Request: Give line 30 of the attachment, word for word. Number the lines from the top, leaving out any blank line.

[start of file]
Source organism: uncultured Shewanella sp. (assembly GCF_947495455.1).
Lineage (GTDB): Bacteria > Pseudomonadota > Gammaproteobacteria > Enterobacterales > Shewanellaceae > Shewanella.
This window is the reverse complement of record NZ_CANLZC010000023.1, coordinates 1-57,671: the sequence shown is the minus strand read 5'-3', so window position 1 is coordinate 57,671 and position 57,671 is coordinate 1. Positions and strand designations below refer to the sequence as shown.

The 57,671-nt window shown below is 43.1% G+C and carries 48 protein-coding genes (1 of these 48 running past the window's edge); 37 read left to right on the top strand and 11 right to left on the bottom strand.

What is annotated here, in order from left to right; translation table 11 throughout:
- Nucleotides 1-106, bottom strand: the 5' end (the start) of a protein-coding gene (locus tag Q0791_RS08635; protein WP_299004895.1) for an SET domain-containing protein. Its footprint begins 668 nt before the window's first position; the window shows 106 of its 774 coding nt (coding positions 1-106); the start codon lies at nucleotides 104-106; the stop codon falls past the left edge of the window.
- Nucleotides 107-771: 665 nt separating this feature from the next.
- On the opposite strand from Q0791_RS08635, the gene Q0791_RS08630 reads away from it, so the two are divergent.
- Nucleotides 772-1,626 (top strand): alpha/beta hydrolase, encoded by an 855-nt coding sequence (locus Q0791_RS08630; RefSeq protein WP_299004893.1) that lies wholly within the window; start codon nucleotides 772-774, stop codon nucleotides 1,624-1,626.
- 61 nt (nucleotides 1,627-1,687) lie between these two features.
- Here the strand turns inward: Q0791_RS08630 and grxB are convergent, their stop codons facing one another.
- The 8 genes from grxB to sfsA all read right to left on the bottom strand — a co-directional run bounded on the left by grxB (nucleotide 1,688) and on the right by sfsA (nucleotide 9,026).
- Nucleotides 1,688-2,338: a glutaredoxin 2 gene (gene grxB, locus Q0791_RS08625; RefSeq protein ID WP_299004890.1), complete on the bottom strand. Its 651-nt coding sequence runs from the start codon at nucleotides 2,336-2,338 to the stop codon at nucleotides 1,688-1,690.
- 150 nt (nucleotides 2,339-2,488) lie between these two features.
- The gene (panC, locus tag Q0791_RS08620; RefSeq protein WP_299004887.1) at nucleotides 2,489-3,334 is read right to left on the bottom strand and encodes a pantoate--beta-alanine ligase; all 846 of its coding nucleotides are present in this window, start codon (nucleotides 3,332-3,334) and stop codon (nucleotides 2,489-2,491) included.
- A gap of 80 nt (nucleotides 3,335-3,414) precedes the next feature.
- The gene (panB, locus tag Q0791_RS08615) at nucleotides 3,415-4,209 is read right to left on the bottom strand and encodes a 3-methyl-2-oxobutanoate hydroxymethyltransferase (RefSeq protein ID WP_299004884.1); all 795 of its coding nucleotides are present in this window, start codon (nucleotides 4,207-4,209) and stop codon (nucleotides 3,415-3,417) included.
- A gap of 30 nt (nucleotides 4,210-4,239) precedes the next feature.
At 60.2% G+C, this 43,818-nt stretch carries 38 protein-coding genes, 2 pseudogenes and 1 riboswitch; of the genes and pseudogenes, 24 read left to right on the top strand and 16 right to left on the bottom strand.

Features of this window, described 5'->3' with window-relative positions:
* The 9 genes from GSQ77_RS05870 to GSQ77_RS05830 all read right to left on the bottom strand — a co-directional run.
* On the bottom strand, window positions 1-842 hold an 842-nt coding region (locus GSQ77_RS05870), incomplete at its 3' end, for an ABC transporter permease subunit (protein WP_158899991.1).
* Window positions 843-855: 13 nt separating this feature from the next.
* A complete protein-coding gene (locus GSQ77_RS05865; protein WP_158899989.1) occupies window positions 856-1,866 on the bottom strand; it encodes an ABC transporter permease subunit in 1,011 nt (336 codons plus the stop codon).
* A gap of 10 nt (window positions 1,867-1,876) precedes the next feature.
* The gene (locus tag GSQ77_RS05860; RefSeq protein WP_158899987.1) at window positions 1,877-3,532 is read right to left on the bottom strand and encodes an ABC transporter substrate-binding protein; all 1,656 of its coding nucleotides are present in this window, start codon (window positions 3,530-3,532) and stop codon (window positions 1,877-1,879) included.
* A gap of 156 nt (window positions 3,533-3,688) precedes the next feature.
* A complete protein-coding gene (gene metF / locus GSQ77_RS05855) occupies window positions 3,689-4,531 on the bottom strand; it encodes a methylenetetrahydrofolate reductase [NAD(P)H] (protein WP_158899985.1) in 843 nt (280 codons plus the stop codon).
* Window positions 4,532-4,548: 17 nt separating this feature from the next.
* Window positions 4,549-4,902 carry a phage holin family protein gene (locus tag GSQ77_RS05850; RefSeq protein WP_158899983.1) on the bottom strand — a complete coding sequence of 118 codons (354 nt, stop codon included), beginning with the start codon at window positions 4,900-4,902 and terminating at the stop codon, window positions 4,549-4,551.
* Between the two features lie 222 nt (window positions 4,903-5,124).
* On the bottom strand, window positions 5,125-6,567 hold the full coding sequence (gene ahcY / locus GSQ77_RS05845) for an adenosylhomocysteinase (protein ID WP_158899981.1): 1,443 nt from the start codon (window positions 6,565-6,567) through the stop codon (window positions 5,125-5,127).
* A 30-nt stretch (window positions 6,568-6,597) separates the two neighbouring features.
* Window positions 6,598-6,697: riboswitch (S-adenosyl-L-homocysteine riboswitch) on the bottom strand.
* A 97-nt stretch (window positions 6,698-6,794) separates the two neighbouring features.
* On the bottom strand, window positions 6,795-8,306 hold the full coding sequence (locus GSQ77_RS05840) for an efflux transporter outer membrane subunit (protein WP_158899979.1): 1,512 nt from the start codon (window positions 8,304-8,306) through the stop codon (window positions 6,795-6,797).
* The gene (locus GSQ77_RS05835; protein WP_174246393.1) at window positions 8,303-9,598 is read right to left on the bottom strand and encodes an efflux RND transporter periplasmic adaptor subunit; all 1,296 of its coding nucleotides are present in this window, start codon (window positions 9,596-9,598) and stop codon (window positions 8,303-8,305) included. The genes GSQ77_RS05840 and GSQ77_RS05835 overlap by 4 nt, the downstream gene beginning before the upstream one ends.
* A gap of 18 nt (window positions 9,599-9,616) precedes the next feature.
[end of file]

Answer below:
* Window positions 4,549-4,902 carry a phage holin family protein gene (locus tag GSQ77_RS05850; RefSeq protein WP_158899983.1) on the bottom strand — a complete coding sequence of 118 codons (354 nt, stop codon included), beginning with the start codon at window positions 4,900-4,902 and terminating at the stop codon, window positions 4,549-4,551.